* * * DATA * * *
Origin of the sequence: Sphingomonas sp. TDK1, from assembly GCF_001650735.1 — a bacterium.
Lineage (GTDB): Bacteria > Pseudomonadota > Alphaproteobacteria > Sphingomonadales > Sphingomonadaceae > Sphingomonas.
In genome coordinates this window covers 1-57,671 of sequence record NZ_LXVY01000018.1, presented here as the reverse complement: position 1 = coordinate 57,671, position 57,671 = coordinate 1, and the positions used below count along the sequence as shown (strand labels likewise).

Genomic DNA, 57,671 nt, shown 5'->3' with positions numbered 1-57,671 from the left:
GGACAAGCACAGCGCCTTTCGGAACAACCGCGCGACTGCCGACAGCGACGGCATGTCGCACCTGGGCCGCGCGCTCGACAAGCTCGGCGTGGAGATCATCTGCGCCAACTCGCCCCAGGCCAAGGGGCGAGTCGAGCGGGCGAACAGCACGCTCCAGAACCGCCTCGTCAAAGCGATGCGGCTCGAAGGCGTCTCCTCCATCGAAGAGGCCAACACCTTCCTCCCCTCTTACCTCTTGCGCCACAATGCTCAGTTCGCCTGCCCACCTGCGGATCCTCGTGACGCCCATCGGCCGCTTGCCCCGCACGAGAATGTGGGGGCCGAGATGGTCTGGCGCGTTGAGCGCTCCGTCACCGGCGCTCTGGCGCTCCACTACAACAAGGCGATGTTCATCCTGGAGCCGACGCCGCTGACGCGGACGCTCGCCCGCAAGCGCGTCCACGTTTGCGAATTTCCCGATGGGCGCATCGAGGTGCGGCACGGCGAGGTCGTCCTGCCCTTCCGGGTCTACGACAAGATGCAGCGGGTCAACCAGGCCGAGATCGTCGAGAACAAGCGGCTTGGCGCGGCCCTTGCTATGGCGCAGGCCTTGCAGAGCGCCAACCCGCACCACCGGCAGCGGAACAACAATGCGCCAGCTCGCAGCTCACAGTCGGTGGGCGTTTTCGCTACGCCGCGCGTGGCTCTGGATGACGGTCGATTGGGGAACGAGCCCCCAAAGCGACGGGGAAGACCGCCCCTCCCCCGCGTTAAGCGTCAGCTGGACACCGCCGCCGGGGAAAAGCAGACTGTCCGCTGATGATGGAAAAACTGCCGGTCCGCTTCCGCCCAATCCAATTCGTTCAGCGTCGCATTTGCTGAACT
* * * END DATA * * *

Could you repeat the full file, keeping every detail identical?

Origin of the sequence: Sphingomonas sp. TDK1, from assembly GCF_001650735.1 — a bacterium.
Lineage (GTDB): Bacteria > Pseudomonadota > Alphaproteobacteria > Sphingomonadales > Sphingomonadaceae > Sphingomonas.
In genome coordinates this window covers 1-57,671 of sequence record NZ_LXVY01000018.1, presented here as the reverse complement: position 1 = coordinate 57,671, position 57,671 = coordinate 1, and the positions used below count along the sequence as shown (strand labels likewise).

Genomic DNA, 57,671 nt, shown 5'->3' with positions numbered 1-57,671 from the left:
GGACAAGCACAGCGCCTTTCGGAACAACCGCGCGACTGCCGACAGCGACGGCATGTCGCACCTGGGCCGCGCGCTCGACAAGCTCGGCGTGGAGATCATCTGCGCCAACTCGCCCCAGGCCAAGGGGCGAGTCGAGCGGGCGAACAGCACGCTCCAGAACCGCCTCGTCAAAGCGATGCGGCTCGAAGGCGTCTCCTCCATCGAAGAGGCCAACACCTTCCTCCCCTCTTACCTCTTGCGCCACAATGCTCAGTTCGCCTGCCCACCTGCGGATCCTCGTGACGCCCATCGGCCGCTTGCCCCGCACGAGAATGTGGGGGCCGAGATGGTCTGGCGCGTTGAGCGCTCCGTCACCGGCGCTCTGGCGCTCCACTACAACAAGGCGATGTTCATCCTGGAGCCGACGCCGCTGACGCGGACGCTCGCCCGCAAGCGCGTCCACGTTTGCGAATTTCCCGATGGGCGCATCGAGGTGCGGCACGGCGAGGTCGTCCTGCCCTTCCGGGTCTACGACAAGATGCAGCGGGTCAACCAGGCCGAGATCGTCGAGAACAAGCGGCTTGGCGCGGCCCTTGCTATGGCGCAGGCCTTGCAGAGCGCCAACCCGCACCACCGGCAGCGGAACAACAATGCGCCAGCTCGCAGCTCACAGTCGGTGGGCGTTTTCGCTACGCCGCGCGTGGCTCTGGATGACGGTCGATTGGGGAACGAGCCCCCAAAGCGACGGGGAAGACCGCCCCTCCCCCGCGTTAAGCGTCAGCTGGACACCGCCGCCGGGGAAAAGCAGACTGTCCGCTGATGATGGAAAAACTGCCGGTCCGCTTCCGCCCAATCCAATTCGTTCAGCGTCGCATTTGCTGAACT